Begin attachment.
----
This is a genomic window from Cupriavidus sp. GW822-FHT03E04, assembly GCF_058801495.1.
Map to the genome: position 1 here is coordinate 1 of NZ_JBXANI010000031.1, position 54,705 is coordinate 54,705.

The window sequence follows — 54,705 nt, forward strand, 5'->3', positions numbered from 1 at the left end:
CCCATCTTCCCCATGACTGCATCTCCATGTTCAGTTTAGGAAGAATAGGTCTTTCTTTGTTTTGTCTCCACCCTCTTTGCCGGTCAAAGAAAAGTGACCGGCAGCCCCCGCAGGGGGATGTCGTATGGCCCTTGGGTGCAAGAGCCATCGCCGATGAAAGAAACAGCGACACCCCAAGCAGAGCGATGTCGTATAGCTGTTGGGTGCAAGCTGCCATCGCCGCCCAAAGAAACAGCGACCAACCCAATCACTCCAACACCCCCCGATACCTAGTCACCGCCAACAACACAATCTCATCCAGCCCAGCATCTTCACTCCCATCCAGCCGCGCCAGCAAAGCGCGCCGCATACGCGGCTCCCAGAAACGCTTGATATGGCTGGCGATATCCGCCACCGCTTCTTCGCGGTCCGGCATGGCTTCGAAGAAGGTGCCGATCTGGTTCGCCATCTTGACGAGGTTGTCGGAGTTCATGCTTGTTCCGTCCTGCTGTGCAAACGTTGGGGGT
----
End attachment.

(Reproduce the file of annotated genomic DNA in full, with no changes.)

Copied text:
This is a genomic window from Cupriavidus sp. GW822-FHT03E04, assembly GCF_058801495.1.
Map to the genome: position 1 here is coordinate 1 of NZ_JBXANI010000031.1, position 54,705 is coordinate 54,705.

The window sequence follows — 54,705 nt, forward strand, 5'->3', positions numbered from 1 at the left end:
CCCATCTTCCCCATGACTGCATCTCCATGTTCAGTTTAGGAAGAATAGGTCTTTCTTTGTTTTGTCTCCACCCTCTTTGCCGGTCAAAGAAAAGTGACCGGCAGCCCCCGCAGGGGGATGTCGTATGGCCCTTGGGTGCAAGAGCCATCGCCGATGAAAGAAACAGCGACACCCCAAGCAGAGCGATGTCGTATAGCTGTTGGGTGCAAGCTGCCATCGCCGCCCAAAGAAACAGCGACCAACCCAATCACTCCAACACCCCCCGATACCTAGTCACCGCCAACAACACAATCTCATCCAGCCCAGCATCTTCACTCCCATCCAGCCGCGCCAGCAAAGCGCGCCGCATACGCGGCTCCCAGAAACGCTTGATATGGCTGGCGATATCCGCCACCGCTTCTTCGCGGTCCGGCATGGCTTCGAAGAAGGTGCCGATCTGGTTCGCCATCTTGACGAGGTTGTCGGAGTTCATGCTTGTTCCGTCCTGCTGTGCAAACGTTGGGGGT